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WebKit GTK+ port passes Acid3 on Linux
작성일 2008-05-04 (일) 15:46
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WebKit GTK+ port passes Acid3 on Linux

By Ryan Paul | Published: April 23, 2008 - 11:35AM CT


The GTK+ port of WebKit is the first open source HTML render to fully pass the Acid3 test on the Linux platform.
WebKit, which is Apple's increasingly popular fork of KDE's KHTML rendering engine, is used by Apple's Safari
web browser and the iPhone. The GNOME desktop environment's Epiphany web browser has also adopted
WebKit and will be using it instead of Firefox's Gecko rendering engine in a future release.
The Acid3 test evaluates compatibility with a wide range of web technologies (some of which are quite obscure),
including SVG, advanced CSS features, DOM Level 2 support, XML capabilities, and certain JavaScript functionality.
The test was created earlier this year by Ian Hickson with help from volunteer contributors who assisted with
several of the subtests. A recent Internet Explorer 8 beta passes only 18 of the 100 tests, a Firefox 3 nightly build
passes 71 of the tests, and a recent development build of KDE's KHTML renderer passes 73 of the tests.
Like WebKit, experimental builds of Opera's rendering engine also pass all 100 of the tests on Linux.
Although some question the relevance of many of the individual subtests, it is still an impressive accomplishment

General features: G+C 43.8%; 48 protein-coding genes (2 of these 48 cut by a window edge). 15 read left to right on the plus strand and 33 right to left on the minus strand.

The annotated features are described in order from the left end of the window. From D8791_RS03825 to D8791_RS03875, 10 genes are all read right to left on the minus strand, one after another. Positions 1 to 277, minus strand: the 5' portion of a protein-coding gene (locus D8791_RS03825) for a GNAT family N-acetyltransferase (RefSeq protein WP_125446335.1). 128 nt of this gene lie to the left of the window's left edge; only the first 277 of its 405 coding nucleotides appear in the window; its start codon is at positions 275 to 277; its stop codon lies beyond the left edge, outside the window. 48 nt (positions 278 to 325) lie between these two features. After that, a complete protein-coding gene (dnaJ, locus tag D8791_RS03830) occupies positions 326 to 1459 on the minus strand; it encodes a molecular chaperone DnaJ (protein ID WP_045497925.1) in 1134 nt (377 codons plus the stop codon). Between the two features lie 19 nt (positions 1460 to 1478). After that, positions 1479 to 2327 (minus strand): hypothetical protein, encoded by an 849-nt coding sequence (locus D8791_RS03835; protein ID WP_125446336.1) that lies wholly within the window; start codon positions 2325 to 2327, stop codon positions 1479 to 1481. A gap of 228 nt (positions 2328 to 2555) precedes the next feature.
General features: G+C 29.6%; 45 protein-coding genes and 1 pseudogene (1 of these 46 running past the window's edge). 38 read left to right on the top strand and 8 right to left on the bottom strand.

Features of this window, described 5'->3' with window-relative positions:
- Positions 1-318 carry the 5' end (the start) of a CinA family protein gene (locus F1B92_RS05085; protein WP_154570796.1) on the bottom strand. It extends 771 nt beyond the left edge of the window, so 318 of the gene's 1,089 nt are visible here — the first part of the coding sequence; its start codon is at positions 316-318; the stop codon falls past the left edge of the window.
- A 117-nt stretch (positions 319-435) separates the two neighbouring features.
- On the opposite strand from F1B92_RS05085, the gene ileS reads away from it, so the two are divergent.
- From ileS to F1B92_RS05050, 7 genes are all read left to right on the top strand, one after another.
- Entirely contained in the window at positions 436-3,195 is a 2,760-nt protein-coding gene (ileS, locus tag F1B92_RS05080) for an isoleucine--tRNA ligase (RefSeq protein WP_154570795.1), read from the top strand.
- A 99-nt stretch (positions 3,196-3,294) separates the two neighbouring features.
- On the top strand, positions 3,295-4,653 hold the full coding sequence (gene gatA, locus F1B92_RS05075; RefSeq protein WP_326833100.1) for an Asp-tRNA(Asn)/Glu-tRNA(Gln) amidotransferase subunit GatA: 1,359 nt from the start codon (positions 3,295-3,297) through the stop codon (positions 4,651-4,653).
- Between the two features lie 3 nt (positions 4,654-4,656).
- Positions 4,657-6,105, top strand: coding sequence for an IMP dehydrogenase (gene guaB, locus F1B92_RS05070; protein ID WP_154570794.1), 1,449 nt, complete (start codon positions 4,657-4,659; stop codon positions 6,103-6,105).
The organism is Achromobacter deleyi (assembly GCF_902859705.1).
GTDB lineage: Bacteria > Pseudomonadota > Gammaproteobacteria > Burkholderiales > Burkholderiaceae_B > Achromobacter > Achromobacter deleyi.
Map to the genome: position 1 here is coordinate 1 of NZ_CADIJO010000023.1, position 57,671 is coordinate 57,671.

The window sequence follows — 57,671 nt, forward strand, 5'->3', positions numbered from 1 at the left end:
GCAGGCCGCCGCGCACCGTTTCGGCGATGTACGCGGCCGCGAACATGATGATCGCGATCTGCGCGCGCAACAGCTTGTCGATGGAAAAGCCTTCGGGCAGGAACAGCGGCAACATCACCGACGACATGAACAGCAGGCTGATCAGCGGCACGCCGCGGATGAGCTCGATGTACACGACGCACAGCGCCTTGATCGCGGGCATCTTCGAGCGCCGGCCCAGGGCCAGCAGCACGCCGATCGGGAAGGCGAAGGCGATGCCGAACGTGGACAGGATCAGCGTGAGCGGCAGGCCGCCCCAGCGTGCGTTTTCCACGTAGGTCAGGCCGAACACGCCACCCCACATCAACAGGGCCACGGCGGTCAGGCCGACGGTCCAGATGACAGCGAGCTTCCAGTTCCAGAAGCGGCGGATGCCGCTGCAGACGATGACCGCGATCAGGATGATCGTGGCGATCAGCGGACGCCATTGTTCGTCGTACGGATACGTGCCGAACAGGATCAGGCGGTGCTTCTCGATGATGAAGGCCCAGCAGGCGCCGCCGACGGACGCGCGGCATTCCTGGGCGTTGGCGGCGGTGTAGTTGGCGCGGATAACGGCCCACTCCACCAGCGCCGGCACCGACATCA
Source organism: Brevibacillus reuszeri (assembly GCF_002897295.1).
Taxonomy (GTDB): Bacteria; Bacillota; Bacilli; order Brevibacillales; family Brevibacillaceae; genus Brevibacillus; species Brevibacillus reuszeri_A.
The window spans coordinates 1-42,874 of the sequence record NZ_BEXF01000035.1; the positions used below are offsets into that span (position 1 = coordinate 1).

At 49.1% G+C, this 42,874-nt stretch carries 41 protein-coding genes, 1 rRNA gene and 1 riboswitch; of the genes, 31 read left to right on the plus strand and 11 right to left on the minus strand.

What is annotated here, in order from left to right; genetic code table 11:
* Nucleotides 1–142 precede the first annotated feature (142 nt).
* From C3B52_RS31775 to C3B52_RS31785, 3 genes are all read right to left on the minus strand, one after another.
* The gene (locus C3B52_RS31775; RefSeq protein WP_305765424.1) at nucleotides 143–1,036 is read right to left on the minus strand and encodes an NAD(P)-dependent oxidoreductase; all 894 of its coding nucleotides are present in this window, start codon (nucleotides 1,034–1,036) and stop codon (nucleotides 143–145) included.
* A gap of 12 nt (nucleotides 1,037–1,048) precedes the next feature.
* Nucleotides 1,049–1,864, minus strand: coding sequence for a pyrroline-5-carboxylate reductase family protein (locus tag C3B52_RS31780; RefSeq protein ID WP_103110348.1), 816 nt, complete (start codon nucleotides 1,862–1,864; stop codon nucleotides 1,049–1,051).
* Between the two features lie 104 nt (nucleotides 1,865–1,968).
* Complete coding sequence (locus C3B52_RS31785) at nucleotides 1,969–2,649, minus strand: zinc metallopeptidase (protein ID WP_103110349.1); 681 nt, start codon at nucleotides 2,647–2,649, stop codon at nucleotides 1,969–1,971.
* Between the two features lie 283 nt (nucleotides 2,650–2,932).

and it demonstrates the flexibility of WebKit. The GTK+ port achieved initial Acid3 conformance last month, but
didn't perfectly match the reference rendering until earlier this week. It still needs smoother animation in order to
officially meet all of Hickson's criteria. The GTK+ port uses a Cairo backend which needed some additional work
in order to support some features like CSS text shadows.

I compiled WebKit/GTK+ from trunk to test the new functionality. In addition to all of the Acid3 features, it also
got support for some of the new WebKit hotness like CSS gradients. The screenshot to the left shows a
semi-transparent gradient background on a div element with rounded corners and shadowed text. Aside from
the page background image, it's entirely done with CSS.
These advanced CSS features aren't likely to show up on popular web sites any time soon because they aren't
widely supported by mainstream browsers, but they are still very useful for desktop applications that embed
WebKit for rich content rendering. WebKit's relatively clean code base, decent embedding API, and small footprint
have made it an appealing choice for desktop Linux application developers who want to incorporate HTML
rendering into their programs. In some cases, using an embedded HTML renderer can be significantly easier
than doing custom widget rendering with Cairo.
Alp Toker and some of the other WebKit/GTK+ developers have formed a new company called Nuanti that will focus
on browser development. It is likely that we will see some exciting things from Nuanti in the near future as
WebKit/GTK+ adoption heats up. 
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